US: FTC and Uber join forces to stop new Seattle law

The Federal Trade Commission (FTC) is siding with Uber Technologies in a fight to block a Seattle law that would allow ride-hailing drivers to collectively bargain. In an amicus brief, the FTC and the US Justice Department told the US Court of Appeals for the Ninth Circuit that a federal trial judge’s ruling that upheld […]

Market Dominance Under The Anti-Monopoly Law: SAIC’s Landmark Decision On Tetra Pak

Market Dominance Under The Anti-Monopoly Law: SAIC’s Landmark Decision On Tetra Pak

By Vanessa Yanhua Zhang, John Jiong Gong & Amanda Jing Yang – On November 16, 2016, SAIC issued a press release on its over-four-year investigation against Tetra Pak for abuse of market dominance. In its decision, SAIC elaborated on several issues in this case, including the market definition, the market power, the abuse of market […]

Rebates: Formalism, Effects and the Real World

Rebates: Formalism, Effects and the Real World

By Lia Vitzilaiou – Rebates by dominant undertakings are a controversial area in competition law. While they can be part of genuine price competition and lead to lower prices, they can be also used by dominant firms as a means to exclude competitors and effectively harm customers. Under one approach, a rebate must be regarded as […]

Interim Relief And Protection Of Confidential Information In Eu Cartel Decisions: A New Love Story?

Interim Relief And Protection Of Confidential Information In Eu Cartel Decisions: A New Love Story?

By Kyriakos Fountoukakos & Camille Puech-Baron – Imagine you are the lawyer advising a multinational company that was sanctioned by the European Commission for participating in a cartel. The Commission has prepared a lengthy decision with detailed information about the cartel, including your client’s business secrets. You identify the information as confidential and the Commission […]

Legal boundaries of Competition in the Area of Internet: Challenges and Judicial Responses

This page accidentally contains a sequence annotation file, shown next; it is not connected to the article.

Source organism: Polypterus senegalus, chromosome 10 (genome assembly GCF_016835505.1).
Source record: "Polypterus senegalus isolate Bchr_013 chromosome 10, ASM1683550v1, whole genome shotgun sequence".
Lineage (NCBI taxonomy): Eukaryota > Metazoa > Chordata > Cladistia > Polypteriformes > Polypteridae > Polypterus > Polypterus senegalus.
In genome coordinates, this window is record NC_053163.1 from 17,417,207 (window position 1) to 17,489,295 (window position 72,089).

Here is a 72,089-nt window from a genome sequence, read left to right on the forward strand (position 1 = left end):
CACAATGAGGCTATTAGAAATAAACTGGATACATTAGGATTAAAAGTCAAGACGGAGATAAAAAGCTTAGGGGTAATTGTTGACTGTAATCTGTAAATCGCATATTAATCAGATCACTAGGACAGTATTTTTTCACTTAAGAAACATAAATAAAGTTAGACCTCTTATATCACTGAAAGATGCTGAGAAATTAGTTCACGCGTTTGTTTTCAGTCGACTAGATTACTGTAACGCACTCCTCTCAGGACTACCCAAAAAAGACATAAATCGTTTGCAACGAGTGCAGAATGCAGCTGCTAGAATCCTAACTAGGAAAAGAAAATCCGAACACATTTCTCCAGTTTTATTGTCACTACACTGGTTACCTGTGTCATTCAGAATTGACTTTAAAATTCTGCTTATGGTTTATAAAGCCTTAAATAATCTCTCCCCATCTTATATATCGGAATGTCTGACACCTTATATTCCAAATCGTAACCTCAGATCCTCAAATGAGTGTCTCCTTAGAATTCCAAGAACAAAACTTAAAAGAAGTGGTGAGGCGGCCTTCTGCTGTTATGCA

Zhu Li, March 20, 2016 Some new characteristics of competition in the Internet industry, e.g., competition for attention, innovation competition, cross-market competition etc., have brought about new challenges and difficulties for the legal regulation of competition. In virtue of the theoretical innovation and the innovation of law applicability, Chinese courts gave creative judicial responses in […]

The 3Q case and the abuse of dominance analysis under China’s Anti-Monopoly Law

Yong Huang and Xin Zhang, March 20, 2016 On March 20, 2013, the Higher People’s Court of Guangdong Province gave its judgment on the case of abuse of market dominance of Beijing Qihoo Technology Co., Ltd. (“Qihoo”) vs. Tencent Technology (Shenzhen) Co., Ltd. and Shenzhen Tencent Computer System Co., Ltd. (collectively referred to as “Tencent”) […]

Section 2 and the Rule of Reason: Report from the Front

Section 2 and the Rule of Reason:  Report from the Front

By Mark S. Popofsky & Ariel A. Martinez Courts remain, in the words of one observer, mired in an “exclusionary conduct ‘definition’ war.” Applying Section 2’s broad prohibition on “monopolizing” conduct requires courts to select a governing legal test. Section 2 legal tests run the spectrum from rules of per se legality to rules of […]

Ashcroft v. Iqbal: Taking Twombly a Step Further

This article is part of a Chronicle. See more from this Chronicle Caroline Mitchell, David Wallach, Jul 29, 2009 On May 18, 2009, in a 5-to-4 decision, the Supreme Court decided Ashcroft v. Iqbal and continued a trend of toughening federal pleading standards that started with Bell Atlantic Corp. v. Twombly. Until Iqbal, Twombly‘s effect […]

JUN-14(1)

In this issue:   Debate about due process has heated up in recent months. Our guest editor, Paul Lugard, has organized a special issue that highlights a number of recent developments: the intensity of judicial review in the EU in the wake of ECtHR’s ruling in Menarini and other cases, whether the concept of a “corporate human rights” […]

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